The semiclassical Boltzmann transport theory in the relaxation time approximation was subsequently applied to describe charge transport in CH3NH3PbI3. The band energies on a much dense k-mesh were calculated based on the converged charge density, and interpolated on a k-mesh ten times denser. The convergence of transport coefficients with respect to the k-point sampling has been tested. The Fermi-integral and electrical transport coefficients were calculated with the BoltzTraP package30, in which we have incorporated the relaxation time calculations based on the DP theory with the scattering matrix element being . Due to the weaker charge-acoustic phonon interactions, the average relaxation time of holes is five times larger than that of electrons, both are on the order of picoseconds (Table 1). Correspondingly, the mean free path of electrons and holes falls in the range from a few tens to a few hundreds of nanometers (Table 1). The room temperature electrical conductivity and Seebeck coefficient as a function of the carrier concentration were shown in Fig. 3. At low carrier densities, the electrical conductivity increases linearly with the carrier concentration, and the slope of the curve gives the charge carrier mobility. We have found that the hole mobility is larger than the electron mobility for both cubic and tetragonal phases of CH3NH3PbI3, due to the weaker phonon scattering effect and the larger relaxation time of holes. This finding has some experimental supports: the 9 GHz mobility measured by the time-resolved microwave conductivity (TRMC) was separated to 17 cm2 V−1 s−1 for holes and 3 cm2 V−1 s−1 for electrons7, and the trap-free space charge limit current (SCLC) mobility of 164 cm2 V−1 s−1 and 24.8 cm2 V−1 s−1 was derived for holes and electrons respectively3. The charge carrier mobility measured by different methods on different samples is usually quite different, but the magnitude falls consistently in the range from a few tens to a few hundreds of cm2 V−1 s−1 3,4,7,8,20. Our calculations reveal that the intrinsic charge carrier mobility limited by the acoustic phonon scattering can be as high as a few thousands of cm2 V−1 s−1. We noticed that a previous study of the cubic CH3NH3PbI3 based on the effective mass approximation and DP theory reported charge carrier mobilities on the same order of magnitude as our prediction, but the electron mobility was larger than the hole mobility15. The difference seems to originate primarily from the deformation potential, whose value may be sensitive to the calibration method. As mentioned above, for bulk materials lacking of vacuum the band energies calculated during straining have to be carefully calibrated. We took the deep energy level of organic cations as the reference, and the similar calibration method has been applied to extracting the work function of perovskites16. In our case, the deformation potential of holes is smaller than that of electrons so that the hole mobility is larger than the electron mobility, even if its effective mass is larger (Supplementary Table S2). Both our calculations and earlier studies11,14,15 based on DFT suggested that the effective mass of holes is larger than that of electrons. However, a recent study by using the quasiparticle self-consistent GW approximation (QSGW) shows that DFT poorly describes valence band dispersions of these perovskites31. The effective mass of holes obtained from SOC-DFT is twice that from QSGW. Since the hole effective mass from QSGW is even smaller, our conclusion that the hole mobility is larger than the electron mobility still holds, and the order of magnitude of the mobility does not change.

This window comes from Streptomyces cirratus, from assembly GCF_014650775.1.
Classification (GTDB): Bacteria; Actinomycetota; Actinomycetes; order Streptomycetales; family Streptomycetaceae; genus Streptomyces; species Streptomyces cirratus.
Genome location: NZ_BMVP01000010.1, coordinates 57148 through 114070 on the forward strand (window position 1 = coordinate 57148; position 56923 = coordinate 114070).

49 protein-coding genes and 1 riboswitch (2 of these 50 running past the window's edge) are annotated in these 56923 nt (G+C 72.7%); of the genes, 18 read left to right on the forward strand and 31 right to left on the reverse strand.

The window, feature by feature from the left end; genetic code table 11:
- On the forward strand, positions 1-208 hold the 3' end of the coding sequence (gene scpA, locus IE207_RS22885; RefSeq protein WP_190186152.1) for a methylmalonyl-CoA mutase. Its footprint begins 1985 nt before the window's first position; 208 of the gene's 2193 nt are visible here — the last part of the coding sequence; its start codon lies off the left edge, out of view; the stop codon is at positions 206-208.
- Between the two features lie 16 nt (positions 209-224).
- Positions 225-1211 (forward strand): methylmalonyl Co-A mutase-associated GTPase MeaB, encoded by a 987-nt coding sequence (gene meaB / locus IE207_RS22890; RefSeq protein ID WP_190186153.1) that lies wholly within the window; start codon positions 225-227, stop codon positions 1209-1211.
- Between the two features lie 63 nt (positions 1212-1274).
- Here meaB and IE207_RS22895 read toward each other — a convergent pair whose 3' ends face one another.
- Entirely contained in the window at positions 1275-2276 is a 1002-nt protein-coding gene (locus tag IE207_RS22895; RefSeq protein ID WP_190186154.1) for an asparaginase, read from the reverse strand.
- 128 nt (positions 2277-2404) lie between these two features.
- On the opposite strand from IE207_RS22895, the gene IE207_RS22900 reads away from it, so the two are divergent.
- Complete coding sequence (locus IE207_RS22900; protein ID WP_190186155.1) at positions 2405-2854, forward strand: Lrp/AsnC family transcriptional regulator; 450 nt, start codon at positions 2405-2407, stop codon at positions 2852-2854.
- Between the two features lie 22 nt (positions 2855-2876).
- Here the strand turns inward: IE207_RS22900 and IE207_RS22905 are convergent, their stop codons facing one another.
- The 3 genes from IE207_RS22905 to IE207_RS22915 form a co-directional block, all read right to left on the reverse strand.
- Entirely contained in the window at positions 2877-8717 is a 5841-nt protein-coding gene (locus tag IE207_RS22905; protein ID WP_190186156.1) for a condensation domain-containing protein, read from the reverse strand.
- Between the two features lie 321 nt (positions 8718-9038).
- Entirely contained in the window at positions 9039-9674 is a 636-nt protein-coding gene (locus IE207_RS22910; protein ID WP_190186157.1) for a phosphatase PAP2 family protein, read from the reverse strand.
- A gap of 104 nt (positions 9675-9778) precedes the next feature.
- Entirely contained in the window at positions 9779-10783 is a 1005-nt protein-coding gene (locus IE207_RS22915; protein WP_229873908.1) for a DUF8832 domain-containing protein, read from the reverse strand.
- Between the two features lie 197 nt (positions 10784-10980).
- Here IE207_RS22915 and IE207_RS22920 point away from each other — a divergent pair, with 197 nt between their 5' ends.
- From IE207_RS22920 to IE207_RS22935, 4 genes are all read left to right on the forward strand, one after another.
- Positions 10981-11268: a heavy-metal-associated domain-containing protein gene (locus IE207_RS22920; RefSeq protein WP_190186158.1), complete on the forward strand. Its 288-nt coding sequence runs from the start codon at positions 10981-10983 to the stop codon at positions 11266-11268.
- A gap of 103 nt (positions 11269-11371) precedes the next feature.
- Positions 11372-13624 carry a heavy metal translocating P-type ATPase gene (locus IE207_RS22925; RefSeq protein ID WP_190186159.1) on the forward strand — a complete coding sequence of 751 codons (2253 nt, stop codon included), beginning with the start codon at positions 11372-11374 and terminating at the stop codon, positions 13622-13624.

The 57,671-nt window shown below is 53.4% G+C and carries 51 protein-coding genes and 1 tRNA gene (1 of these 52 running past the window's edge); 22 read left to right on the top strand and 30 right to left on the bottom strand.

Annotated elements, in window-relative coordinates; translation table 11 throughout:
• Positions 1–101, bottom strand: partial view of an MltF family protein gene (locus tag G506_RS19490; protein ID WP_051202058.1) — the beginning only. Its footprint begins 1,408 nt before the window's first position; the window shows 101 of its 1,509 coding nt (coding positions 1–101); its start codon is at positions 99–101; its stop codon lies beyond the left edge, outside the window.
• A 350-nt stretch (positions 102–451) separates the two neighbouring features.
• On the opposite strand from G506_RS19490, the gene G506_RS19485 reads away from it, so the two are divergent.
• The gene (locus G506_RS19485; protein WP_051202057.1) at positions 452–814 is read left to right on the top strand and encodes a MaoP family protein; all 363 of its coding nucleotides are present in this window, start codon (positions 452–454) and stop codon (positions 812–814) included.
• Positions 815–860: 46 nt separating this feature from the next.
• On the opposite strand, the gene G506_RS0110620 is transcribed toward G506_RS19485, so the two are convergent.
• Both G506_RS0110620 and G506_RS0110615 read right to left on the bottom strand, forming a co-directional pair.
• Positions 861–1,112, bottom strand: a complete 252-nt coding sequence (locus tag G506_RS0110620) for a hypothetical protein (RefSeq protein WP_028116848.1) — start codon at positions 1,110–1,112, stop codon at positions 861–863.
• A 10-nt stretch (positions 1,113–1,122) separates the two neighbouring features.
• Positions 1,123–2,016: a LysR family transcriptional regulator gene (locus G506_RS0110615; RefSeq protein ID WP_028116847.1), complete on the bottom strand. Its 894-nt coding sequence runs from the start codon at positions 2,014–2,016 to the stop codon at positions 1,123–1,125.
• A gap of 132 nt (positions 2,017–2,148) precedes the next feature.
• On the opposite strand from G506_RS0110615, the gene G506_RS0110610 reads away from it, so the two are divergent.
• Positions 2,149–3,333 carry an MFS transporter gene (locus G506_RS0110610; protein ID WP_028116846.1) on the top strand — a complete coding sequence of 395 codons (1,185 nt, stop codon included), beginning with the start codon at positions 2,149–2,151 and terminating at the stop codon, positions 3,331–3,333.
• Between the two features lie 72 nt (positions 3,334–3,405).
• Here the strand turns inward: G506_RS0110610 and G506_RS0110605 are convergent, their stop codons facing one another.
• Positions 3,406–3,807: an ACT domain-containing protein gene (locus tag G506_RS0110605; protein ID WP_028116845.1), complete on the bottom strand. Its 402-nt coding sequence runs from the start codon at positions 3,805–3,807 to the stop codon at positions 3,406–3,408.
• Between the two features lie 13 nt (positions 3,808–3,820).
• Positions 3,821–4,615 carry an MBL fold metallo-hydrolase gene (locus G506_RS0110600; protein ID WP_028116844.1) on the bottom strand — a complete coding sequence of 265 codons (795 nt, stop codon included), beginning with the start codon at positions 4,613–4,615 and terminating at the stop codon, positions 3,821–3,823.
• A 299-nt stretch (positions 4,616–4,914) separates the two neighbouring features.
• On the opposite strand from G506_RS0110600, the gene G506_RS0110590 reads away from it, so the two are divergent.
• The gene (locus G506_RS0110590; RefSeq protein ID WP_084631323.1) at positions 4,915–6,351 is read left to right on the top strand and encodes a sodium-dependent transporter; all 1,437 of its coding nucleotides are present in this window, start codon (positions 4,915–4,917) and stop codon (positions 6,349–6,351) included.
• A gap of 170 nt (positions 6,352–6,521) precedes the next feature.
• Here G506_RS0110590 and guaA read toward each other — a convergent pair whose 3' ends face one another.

Figure 3: Electrical conductivity and thermopower as a function of carrier concentration at 300 K.